Is Boris Johnson waving away his credibility as PM?

Imagine for a minute, if the Government had last week accepted Owen Paterson had breached lobbying rules and ushered him away into the political wilderness.

Prime Minister Boris Johnson has adopted a 'hands off' approach to the Owen Paterson scandal
Prime Minister Boris Johnson has adopted a 'hands off' approach to the Owen Paterson scandal

Tory MPs would not have been shamefully bullied into voting for something most of them were against, and the Government’s reputation would not have dragged through the mire in yet another a sleaze row.

Instead, after a gross mishandling of the whole episode, the scandal simply refuses to go away.

Speaker Lindsay Hoyle hit the nail squarely on the head when he said it had created a “dangerous and volatile” atmosphere around politics.

“Everybody is tarnished,” he said, adding that Parliament needed to learn from the shambolic scenes in the Commons last week before any more damage was caused.

At this juncture it is hard to see how the House could be plunged any deeper into disrepute.

Boris Johnson appears to care little for the whole affair, having skipped Monday’s debate on standards and showing no inclination to apologise for behaviour that has been widely condemned by his own backbenchers among others.

The Prime Minister is likely to view the scandal as a Westminster bubble story that will cause no long-term damage to his administration; a “storm in a teacup”, as Environment Secretary George Eustice called it.

But on this occasion he may well be wrong.

While many Tory MPs were pleased to see “regret” expressed by ministers during the aforementioned standards debate, some remain furious they have been set up as easy targets over a vote that should never have been required in the first place.

There is talk in the Tory ranks of a lack of leadership on Mr Johnson’s part, coming at a time when many have privately expressed frustration that the Government is yet to deliver on key policy pledges such as clamping down on illegal immigration.

It certainly doesn’t help MPs in areas such as the West Midlands, that while they are loyally preaching the Government’s levelling up mantra, ministers have needlessly embroiled them in a scandal that is not of their own making.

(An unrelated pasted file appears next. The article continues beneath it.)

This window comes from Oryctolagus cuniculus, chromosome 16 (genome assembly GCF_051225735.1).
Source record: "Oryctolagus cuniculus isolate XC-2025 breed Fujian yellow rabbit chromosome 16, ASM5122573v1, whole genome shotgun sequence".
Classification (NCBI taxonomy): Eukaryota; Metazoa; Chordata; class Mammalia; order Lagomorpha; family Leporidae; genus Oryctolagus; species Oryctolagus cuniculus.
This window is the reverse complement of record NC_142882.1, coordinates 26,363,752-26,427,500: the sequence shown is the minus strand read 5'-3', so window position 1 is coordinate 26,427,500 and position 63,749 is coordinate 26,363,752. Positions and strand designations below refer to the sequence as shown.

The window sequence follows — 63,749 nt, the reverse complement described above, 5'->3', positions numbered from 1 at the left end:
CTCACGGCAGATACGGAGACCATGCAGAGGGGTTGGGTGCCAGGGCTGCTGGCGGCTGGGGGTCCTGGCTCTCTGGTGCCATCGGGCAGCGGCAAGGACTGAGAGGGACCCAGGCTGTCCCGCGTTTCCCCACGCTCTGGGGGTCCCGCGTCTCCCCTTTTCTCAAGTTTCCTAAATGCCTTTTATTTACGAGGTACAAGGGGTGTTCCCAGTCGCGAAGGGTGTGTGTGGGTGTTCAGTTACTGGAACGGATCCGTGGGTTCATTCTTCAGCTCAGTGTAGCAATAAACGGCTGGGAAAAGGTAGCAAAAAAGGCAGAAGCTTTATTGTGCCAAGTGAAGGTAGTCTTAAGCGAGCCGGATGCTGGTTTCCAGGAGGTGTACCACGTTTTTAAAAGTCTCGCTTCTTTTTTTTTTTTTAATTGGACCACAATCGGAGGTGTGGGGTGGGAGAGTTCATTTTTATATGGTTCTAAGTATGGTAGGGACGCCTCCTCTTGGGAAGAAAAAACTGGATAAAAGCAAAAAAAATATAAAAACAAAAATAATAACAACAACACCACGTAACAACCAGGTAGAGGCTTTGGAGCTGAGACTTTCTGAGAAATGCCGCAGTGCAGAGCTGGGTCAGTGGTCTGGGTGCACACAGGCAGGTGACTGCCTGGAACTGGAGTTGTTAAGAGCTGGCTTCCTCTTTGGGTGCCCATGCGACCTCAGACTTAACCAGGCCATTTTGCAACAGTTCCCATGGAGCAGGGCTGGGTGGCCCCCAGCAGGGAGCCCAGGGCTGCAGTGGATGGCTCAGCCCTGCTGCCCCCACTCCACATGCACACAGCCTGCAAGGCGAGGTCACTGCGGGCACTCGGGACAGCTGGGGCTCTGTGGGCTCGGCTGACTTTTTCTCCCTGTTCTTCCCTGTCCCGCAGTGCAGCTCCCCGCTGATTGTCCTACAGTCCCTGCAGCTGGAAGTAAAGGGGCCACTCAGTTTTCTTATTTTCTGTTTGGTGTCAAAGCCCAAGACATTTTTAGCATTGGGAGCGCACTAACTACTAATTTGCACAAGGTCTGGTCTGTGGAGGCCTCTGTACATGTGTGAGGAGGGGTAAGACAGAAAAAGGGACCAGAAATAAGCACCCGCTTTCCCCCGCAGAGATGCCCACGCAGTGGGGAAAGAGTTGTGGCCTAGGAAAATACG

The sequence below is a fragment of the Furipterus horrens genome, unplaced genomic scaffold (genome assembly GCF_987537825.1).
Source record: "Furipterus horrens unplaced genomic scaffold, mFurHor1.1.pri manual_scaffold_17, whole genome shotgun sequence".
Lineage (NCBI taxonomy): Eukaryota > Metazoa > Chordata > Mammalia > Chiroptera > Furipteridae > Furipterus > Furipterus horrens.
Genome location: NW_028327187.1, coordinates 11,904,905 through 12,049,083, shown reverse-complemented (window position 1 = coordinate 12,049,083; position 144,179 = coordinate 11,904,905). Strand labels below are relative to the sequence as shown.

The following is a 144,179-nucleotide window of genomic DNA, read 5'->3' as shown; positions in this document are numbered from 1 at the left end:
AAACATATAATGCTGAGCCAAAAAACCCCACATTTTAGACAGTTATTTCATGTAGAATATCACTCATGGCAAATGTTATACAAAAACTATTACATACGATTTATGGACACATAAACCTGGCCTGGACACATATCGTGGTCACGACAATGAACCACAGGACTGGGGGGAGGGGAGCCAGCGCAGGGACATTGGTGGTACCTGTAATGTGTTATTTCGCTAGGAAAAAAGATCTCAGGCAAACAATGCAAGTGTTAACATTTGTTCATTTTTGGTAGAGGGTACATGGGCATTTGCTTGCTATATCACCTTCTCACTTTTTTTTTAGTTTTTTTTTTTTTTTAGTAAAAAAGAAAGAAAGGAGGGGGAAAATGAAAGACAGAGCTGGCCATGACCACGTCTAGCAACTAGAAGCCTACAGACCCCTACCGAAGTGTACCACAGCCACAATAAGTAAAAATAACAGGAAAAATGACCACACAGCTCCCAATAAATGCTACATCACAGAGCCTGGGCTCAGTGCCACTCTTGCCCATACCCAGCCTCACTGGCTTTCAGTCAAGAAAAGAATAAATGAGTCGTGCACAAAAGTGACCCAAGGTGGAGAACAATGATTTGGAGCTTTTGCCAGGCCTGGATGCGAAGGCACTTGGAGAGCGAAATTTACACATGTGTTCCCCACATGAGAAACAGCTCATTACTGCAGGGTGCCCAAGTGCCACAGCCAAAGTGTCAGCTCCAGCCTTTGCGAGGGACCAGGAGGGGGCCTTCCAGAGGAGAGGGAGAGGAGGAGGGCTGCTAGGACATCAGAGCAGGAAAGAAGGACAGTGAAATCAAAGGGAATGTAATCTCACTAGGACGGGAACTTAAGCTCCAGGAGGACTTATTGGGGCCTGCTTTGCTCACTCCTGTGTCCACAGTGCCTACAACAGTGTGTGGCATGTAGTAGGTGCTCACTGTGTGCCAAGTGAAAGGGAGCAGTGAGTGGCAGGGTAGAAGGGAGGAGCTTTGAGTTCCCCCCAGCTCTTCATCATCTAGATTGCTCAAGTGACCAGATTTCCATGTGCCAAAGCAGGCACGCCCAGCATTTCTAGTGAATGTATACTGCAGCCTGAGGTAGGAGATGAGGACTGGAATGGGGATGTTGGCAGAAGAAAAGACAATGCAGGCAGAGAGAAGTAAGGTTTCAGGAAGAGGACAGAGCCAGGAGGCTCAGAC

If Mr Johnson simply expects the whole thing to blow over he may have another thing coming.

His actions – and his refusal to apologise – have galvanised a previously floundering opposition, and more importantly, left a huge question mark hanging over public trust. It will not have escaped his attention that in some polls the Conservatives have slipped behind Labour, while Mr Johnson’s personal approval ratings have also plunged.

Professor Matt Cole, a politics expert at the University of Birmingham, said the Government’s handling of the scandal had “reopened the Pandora’s Box issue of trust in MPs”. He added: “At times of prosperity and consensus, otherwise popular governments can ride out these episodes. In-between austerity and a looming cost-of-living crisis, a figure as divisive as Johnson may struggle to limit the impact of sleaze allegations.”

Back in the Commons, meanwhile, MPs have backed a reform of the standards system, which the majority of them on both sides of the House admit is not fit for purpose.

It remains to be seen whether this will involve a clampdown on MPs having second jobs or taking on consultancy work, an issue which has been highlighted after details of Mr Paterson’s earnings from two companies came to light.

Geoffrey Cox MP – a key figure during the unruly Brexit debates of a couple of years back – reportedly gets paid a fortune from a second job as an advisor to the government of the British Virgin Islands.

Some Labour MPs also hold second jobs, including Shadow Justice Secretary David Lammy, who has earned more than £140,000 over the last three years for speeches and hosting a radio show. But while some MPs believe elected members should rely solely on their taxpayer funded salaries, others see the issue as far more complex.

Nicola Richards, Conservative MP for West Bromwich East, said asking MPs to agree to only having one income could block working class people from entering politics.

“If you want MPs elected that don’t come from generations of wealth, you are not going to get that if people can’t have other jobs,” she said. “No MP should be lobbying for companies they are representing, and clearly they should make sure there is no conflict of interest.”

Most Read

Most Read

Sorry, we are not accepting comments on this article.

Top Stories

More from the Express & Star

UK & International News